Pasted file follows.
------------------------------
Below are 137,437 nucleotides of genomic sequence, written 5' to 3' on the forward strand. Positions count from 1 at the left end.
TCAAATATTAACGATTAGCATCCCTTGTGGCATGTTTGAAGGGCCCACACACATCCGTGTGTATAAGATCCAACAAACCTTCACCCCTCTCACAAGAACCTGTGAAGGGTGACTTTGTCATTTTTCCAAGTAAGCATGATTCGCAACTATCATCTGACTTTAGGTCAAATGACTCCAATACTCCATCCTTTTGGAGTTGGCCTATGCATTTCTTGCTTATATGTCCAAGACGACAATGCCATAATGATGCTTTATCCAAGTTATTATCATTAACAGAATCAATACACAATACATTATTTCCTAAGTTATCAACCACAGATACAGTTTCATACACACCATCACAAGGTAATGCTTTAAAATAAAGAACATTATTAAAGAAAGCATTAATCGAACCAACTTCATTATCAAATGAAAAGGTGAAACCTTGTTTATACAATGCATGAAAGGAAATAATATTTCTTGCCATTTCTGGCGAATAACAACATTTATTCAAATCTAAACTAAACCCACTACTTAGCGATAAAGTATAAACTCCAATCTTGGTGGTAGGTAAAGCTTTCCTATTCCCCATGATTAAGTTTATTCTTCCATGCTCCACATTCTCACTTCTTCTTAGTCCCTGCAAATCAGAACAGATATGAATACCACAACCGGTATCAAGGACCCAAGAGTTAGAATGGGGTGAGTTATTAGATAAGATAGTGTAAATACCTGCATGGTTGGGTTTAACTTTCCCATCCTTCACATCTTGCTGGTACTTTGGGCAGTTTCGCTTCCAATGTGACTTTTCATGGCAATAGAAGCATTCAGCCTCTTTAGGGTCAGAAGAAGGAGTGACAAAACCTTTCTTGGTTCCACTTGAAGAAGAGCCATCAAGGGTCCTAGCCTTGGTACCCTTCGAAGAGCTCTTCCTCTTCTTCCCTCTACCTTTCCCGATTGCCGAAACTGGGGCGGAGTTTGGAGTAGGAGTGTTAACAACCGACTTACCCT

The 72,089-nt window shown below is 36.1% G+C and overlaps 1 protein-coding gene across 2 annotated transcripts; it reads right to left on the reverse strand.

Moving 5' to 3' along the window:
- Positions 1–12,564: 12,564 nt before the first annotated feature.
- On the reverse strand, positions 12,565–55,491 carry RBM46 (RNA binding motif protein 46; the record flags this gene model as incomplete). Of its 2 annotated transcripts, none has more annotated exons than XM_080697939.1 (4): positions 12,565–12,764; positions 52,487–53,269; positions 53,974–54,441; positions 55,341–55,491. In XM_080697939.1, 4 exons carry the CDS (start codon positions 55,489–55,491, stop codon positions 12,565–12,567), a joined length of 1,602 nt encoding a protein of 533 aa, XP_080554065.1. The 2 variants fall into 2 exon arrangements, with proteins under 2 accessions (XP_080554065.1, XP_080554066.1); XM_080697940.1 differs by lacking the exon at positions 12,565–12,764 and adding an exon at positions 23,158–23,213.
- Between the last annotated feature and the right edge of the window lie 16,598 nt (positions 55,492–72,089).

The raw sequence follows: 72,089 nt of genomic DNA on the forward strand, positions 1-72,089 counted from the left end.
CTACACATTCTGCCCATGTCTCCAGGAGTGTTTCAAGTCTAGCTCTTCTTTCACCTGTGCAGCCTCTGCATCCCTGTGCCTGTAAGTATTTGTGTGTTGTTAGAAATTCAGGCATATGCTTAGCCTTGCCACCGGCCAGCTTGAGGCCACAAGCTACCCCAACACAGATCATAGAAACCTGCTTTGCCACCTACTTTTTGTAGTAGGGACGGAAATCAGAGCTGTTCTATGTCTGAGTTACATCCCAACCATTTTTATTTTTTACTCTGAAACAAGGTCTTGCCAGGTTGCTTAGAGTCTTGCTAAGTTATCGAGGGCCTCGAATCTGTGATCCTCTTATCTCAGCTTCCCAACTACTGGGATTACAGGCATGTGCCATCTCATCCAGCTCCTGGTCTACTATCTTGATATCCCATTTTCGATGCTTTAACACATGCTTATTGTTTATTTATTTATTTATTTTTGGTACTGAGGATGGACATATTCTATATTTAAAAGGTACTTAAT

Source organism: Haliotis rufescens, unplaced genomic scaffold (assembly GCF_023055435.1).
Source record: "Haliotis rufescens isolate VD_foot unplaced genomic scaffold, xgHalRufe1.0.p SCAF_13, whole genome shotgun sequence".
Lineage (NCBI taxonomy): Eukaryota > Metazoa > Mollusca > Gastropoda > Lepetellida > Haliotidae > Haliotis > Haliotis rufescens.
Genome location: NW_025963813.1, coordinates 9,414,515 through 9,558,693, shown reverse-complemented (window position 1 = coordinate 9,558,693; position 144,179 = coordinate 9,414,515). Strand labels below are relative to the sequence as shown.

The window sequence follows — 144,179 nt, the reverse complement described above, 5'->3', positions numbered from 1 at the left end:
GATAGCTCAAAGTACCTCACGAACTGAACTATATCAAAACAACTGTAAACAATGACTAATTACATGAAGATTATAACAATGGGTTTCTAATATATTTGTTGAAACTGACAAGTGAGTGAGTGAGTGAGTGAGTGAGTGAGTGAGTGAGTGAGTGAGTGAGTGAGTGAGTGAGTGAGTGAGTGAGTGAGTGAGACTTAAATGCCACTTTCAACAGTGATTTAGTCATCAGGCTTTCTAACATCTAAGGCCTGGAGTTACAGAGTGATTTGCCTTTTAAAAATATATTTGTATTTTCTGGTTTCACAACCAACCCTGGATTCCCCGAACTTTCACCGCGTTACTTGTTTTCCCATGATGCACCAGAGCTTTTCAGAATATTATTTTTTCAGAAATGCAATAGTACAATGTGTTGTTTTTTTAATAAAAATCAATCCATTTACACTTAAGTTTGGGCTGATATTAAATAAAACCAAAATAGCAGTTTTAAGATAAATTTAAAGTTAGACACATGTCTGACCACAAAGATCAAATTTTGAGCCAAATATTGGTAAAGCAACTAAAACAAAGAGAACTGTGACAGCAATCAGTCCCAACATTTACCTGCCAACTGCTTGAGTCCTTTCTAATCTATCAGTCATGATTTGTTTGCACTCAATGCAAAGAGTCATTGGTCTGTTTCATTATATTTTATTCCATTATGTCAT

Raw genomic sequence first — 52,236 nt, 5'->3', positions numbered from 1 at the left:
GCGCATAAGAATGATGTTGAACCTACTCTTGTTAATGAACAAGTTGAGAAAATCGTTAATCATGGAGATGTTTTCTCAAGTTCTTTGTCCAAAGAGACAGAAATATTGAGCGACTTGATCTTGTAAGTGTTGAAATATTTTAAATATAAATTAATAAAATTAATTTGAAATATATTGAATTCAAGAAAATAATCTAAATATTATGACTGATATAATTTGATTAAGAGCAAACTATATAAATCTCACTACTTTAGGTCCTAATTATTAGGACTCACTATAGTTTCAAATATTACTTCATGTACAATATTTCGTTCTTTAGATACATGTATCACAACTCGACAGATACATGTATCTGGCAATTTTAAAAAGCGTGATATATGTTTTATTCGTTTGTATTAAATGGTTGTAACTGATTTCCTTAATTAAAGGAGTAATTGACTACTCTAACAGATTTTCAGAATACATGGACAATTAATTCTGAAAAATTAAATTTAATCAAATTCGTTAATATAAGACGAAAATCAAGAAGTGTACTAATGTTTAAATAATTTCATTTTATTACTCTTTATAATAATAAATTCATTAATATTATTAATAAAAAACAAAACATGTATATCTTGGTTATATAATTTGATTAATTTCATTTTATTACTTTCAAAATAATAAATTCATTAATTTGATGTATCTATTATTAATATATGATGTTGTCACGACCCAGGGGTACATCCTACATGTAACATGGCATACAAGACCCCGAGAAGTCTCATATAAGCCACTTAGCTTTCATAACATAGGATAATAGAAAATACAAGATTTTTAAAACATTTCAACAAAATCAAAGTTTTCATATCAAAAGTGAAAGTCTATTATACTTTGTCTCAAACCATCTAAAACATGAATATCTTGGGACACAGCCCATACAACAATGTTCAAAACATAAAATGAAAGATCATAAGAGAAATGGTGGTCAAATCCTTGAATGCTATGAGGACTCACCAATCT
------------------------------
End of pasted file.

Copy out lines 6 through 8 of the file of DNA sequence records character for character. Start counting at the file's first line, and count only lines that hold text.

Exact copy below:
- On the reverse strand, positions 12,565–55,491 carry RBM46 (RNA binding motif protein 46; the record flags this gene model as incomplete). Of its 2 annotated transcripts, none has more annotated exons than XM_080697939.1 (4): positions 12,565–12,764; positions 52,487–53,269; positions 53,974–54,441; positions 55,341–55,491. In XM_080697939.1, 4 exons carry the CDS (start codon positions 55,489–55,491, stop codon positions 12,565–12,567), a joined length of 1,602 nt encoding a protein of 533 aa, XP_080554065.1. The 2 variants fall into 2 exon arrangements, with proteins under 2 accessions (XP_080554065.1, XP_080554066.1); XM_080697940.1 differs by lacking the exon at positions 12,565–12,764 and adding an exon at positions 23,158–23,213.
- Between the last annotated feature and the right edge of the window lie 16,598 nt (positions 55,492–72,089).

The raw sequence follows: 72,089 nt of genomic DNA on the forward strand, positions 1-72,089 counted from the left end.